Optical computing at sub-picosecond speeds

Vanderbilt researchers have developed the next generation of ultrafast data transmission that may make it possible to make already high-performance computing "on demand." The technology unjams bottlenecks in data streams ...

Comb of a lifetime: A new method for fluorescence microscopy

Fluorescence microscopy is widely used in biochemistry and life sciences because it allows scientists to directly observe cells and certain compounds in and around them. Fluorescent molecules absorb light within a specific ...

Bacterial nanopores open the future of data storage

In 2020, each person in the world is producing about 1.7 megabytes of data every second. In just a single year, that amounts to 418 zettabytes—or 418 billion one-terabyte hard drives.

Intelligent nanomaterials for photonics

Since the Nobel Prize in Physics was awarded for research on graphene in 2010, 2-D materials—nanosheets with atomic thickness—have been a hot topic in science. This significant interest is due to their outstanding properties, ...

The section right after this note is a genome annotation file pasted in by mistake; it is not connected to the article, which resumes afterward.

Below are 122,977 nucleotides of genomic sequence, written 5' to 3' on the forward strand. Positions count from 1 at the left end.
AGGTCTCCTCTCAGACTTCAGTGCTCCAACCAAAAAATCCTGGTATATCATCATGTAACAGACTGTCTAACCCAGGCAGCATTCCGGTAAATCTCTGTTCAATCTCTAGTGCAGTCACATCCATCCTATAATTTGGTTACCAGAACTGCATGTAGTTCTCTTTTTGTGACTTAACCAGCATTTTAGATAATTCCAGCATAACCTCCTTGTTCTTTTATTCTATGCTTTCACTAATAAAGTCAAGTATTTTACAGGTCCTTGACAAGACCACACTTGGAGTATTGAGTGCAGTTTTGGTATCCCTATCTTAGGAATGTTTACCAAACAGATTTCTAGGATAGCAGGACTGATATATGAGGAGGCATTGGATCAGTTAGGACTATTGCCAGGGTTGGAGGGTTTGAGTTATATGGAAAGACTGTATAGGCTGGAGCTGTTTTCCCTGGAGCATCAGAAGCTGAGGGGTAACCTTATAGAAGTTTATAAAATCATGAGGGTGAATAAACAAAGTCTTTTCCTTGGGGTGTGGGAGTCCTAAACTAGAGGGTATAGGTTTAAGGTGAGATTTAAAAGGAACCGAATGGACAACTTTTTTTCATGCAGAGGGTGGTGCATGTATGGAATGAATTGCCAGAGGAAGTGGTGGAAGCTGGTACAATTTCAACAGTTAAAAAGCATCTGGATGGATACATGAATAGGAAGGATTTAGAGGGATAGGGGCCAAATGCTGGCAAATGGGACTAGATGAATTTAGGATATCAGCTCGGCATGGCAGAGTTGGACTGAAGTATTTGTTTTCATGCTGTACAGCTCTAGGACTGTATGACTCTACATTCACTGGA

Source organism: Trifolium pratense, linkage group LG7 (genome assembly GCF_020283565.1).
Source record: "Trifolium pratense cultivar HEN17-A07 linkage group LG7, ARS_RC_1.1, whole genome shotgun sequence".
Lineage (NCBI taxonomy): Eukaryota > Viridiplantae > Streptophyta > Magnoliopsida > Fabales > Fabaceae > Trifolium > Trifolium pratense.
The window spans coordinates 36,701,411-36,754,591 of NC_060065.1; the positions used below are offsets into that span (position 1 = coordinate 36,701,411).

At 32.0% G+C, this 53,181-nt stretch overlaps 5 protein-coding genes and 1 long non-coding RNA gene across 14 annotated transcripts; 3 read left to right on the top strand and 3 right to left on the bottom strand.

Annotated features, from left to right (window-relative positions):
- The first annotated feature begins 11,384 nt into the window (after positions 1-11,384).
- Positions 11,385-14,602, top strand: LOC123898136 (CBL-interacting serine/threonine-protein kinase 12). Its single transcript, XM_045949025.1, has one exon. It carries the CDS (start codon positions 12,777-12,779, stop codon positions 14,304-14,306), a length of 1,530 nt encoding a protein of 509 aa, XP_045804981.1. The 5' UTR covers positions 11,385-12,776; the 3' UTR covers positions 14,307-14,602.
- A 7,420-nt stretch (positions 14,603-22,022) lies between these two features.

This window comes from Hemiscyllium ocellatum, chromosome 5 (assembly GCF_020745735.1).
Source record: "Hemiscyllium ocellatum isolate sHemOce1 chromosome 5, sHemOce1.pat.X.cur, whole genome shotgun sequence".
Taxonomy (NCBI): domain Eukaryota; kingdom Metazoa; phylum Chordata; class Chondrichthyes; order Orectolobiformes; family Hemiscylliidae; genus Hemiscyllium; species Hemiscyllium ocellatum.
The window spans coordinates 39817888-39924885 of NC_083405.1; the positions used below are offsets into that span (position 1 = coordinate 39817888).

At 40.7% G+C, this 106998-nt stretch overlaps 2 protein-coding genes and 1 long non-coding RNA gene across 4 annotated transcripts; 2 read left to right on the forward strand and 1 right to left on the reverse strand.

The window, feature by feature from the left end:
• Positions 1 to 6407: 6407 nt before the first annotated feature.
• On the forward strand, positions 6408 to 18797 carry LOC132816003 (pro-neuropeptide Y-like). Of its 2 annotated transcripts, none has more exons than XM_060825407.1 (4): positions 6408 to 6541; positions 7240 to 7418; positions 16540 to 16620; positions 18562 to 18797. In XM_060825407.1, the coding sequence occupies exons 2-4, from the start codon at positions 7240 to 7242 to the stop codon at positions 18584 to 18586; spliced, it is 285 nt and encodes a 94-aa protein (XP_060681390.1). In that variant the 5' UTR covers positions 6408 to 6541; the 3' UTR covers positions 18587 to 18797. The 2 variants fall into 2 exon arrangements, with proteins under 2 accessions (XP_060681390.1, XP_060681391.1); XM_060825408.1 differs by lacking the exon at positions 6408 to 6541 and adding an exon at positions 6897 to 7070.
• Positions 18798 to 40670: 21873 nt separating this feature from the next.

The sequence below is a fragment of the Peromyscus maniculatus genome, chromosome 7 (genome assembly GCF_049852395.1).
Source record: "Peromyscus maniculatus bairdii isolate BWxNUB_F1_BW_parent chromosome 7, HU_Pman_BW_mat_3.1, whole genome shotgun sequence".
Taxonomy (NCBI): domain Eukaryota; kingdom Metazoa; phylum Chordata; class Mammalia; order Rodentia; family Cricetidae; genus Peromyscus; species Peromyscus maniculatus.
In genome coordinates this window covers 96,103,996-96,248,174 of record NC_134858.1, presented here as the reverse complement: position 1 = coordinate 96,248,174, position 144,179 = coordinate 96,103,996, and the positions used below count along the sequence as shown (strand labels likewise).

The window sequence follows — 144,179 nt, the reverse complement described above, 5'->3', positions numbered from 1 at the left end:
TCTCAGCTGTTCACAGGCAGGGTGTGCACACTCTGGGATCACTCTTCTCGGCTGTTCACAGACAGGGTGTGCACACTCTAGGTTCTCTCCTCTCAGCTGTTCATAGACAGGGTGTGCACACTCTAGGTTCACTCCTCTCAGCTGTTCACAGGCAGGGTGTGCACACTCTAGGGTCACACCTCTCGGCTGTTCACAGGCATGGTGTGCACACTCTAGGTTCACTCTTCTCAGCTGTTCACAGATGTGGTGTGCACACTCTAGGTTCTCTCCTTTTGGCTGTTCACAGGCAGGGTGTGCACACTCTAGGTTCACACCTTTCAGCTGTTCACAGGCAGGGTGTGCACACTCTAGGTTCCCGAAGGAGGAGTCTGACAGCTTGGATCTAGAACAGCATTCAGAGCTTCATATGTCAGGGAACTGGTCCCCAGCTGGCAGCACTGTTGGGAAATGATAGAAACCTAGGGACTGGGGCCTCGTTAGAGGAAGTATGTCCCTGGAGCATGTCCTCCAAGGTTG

Record-breaking, floating laser resonator

Physical Review X recently reported on a new optical resonator from the Technion—Israel Institute of Technology that is unprecedented in resonance enhancement. Developed by graduate student Jacob Kher-Alden under the supervision ...

Plasma guides maintain focus of lasers

In science fiction, firing powerful lasers looks easy—the Death Star can just send destructive power hurtling through space as a tight beam. But in reality, once a powerful laser has been fired, care must be taken to ensure ...

Trapping tiny particles: A versatile tool for nanomanipulation

At just 1/1000th of a millimeter, nanoparticles are impossible to see with the naked eye. But, despite being small, they're extremely important in many ways. If scientists want to take a close look at DNA, proteins, or viruses, ...

page 1 from 13